First, the facts: ^ I hated the hyper-sentimental “Terms of Endearment”. ^ I loathed the painfully weepy “Kramer Vs. Kramer”. ^ I recently shunned the tearful excesses of “This is My Life”. ^ That’s right, I don’t generally like “family dramas.”
However, writer/director Allison Anders’ debut feature “Gas, Food, Lodging” is something different. Bleached by the Southwestern sun, this blunt and biting look at a shattered family’s struggle to survive everyday life in Nowheresville, New Mexico, is not only inspired and entertaining, but accessible to thick-headed louts like myself.
While single mom Nora (Brooke Adams) hoofs tables at the Pull-Off Plaza diner and yearns for someone special, her daughters Trudi (Ione Skye) and Shade (Fairuza Balk) investigate their growing independence and sexuality – culminating in the kind of edgy realism that eluded the aforementioned films. With the three coping in their claustrophobic, trailer park/small town world, little problems mount (such as running out of tampons an all woman household), the larger ones (like a psyche-scarring gang rape) linger under the surface, alternately erupting in the funniest, saddest and best truck stop drama since Martin Scorsese’s “Alice Doesn’t Live Here Anymore”.
Anders (self-described as “completely available”) hails from the hills of Kentucky and breathlessly admits that that’s her own life up there on the screen. But unlike the film’s characters, she managed to escapes her rural confines. As a frustrated juvenile delinquent, Anders hitchhiked her way toward dreams that she never quite reached, ending up in foster homes, jail and, finally, England, where she had the first of her two children.
Returning stateside, Anders gravitated toward Los Angeles, where she defied the single mother stereotype by entering both the over-hyped UCLA film program and the local post-punk music subculture – scraping her way financially by waiting tables. One result of this cross media pollination was the 1989 indie feature “Border Radio,” a bent look at fringe music co-written/directed by Dean Lent and Film Threat contributor Kurt Voss and starring L.A. rockers John Doe of X and Dave Alvin of The Blasters.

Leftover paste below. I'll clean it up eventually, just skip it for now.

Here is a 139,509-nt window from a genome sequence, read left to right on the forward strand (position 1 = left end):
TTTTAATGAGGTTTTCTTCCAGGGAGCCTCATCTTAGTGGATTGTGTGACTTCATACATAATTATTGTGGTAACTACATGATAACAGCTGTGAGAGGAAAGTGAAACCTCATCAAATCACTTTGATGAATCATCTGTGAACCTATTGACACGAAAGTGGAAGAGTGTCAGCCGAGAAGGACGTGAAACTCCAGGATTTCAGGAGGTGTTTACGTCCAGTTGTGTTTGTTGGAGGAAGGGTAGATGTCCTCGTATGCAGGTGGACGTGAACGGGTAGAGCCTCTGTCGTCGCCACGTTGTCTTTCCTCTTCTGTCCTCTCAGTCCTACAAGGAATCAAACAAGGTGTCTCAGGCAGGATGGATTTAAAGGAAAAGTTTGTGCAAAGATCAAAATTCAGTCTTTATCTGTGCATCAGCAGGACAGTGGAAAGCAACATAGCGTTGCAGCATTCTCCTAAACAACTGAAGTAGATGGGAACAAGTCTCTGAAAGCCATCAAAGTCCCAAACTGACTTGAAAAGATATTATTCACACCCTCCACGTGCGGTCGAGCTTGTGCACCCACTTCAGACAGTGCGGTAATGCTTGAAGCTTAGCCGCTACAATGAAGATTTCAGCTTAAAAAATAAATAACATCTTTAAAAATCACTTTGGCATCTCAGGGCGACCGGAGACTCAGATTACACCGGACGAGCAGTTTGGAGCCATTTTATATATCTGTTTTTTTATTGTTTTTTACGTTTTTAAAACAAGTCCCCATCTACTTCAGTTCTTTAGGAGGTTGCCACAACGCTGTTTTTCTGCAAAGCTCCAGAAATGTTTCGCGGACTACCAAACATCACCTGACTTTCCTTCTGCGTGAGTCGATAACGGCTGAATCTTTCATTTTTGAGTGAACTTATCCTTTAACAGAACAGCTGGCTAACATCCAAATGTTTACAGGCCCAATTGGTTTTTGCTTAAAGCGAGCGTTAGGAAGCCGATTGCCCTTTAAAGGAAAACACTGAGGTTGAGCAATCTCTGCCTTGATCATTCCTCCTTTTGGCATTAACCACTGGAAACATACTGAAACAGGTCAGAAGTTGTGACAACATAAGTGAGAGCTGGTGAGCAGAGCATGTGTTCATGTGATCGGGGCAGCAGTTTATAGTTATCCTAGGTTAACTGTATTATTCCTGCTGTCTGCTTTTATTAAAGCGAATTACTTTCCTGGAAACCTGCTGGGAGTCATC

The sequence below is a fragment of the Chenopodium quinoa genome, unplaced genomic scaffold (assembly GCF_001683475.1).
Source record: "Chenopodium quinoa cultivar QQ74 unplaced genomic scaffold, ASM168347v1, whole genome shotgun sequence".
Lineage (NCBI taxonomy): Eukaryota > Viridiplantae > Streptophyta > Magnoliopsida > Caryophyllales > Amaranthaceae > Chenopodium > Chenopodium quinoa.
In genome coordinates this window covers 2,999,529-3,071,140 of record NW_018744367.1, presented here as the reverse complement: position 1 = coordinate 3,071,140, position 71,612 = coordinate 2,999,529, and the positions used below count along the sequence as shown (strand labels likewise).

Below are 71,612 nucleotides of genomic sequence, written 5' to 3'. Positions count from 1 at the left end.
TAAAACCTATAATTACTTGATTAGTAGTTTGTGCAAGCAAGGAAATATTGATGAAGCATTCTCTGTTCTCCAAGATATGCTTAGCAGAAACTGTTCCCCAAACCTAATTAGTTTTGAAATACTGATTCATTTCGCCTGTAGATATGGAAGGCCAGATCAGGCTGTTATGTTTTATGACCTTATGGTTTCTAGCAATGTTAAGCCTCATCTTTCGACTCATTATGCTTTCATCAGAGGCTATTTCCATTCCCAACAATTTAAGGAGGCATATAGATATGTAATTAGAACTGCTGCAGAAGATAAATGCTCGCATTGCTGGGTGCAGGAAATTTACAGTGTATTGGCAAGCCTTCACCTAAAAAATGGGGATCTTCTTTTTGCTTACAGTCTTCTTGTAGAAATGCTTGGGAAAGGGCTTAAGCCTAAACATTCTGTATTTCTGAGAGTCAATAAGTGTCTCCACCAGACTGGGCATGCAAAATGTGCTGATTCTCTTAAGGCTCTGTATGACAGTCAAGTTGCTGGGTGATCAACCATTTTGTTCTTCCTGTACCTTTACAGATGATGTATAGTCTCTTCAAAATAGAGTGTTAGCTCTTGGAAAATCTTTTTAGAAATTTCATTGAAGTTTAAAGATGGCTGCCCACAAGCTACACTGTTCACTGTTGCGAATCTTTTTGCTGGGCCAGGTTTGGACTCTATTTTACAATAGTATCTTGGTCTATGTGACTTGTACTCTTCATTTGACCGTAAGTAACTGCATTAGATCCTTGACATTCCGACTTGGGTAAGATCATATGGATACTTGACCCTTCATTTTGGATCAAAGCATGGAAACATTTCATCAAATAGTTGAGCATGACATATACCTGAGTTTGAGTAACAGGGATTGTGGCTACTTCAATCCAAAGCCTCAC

The recipient of several prestigious (and lucrative) screenwriting awards, Anders was approached to direct a film based on the obscure late-1960s novel “Don’t Look Back and it Won’t Hurt”. She immediately recognized the story as the chance to come to terms with her own life as a single mom, injecting pieces of her personal history and reworking it into “Gas, Food, Lodging”.
Very open and funny, Anders is instantly approachable. After an impromptu chat about her numerous tattoos, each of which she happily displayed and explained, we sprawled out on the floor of her funky office for a quick interview.
[ What’s the problem with men? ] ^ All the good ones are taken, which is a real problem when you get older. I’m past thirty-five, so now I figure anyone is . . .(laughs loudly) It’s funny, when I see someone ‘age appropriate,’ you know, probably has a job and can drink (laughs), I inevitably have to watch him get into his car to make sure there isn’t a baby seat back there or some Pampers – always a dead give away. Sure enough, he’s a new father or wants to have kids. Well, I’ve already done that, I did that when I was a teenager. I also think there’s a lot of sexual repression going on right now in our culture, and, quite frankly, I think AIDS is only a small part of it. People are just looking for an excuse because they’re afraid of making their own rules. I’ve been thinking a lot about marriage lately, which I’ve never done, and wondered, why do people do that? I’m always asking people, why did you decide on marriage? What did you promise each other? These people are taking the same vows they used six hundred years ago, and it’s not like it worked then! Men were bring syphilis home to their wives, so it’s not like this ever worked. I amazes me how many of my friends are shocked by the idea of raising a child alone. It’s like, ‘Oh, no way!’ But I know most of them won’t be in that family unit for long. I give them six or seven years, max, for most families or marriages these days. I mean, if a women wants to have kids, why shouldn’t she just do it and not bring on all that other baggage? The legal and social baggage?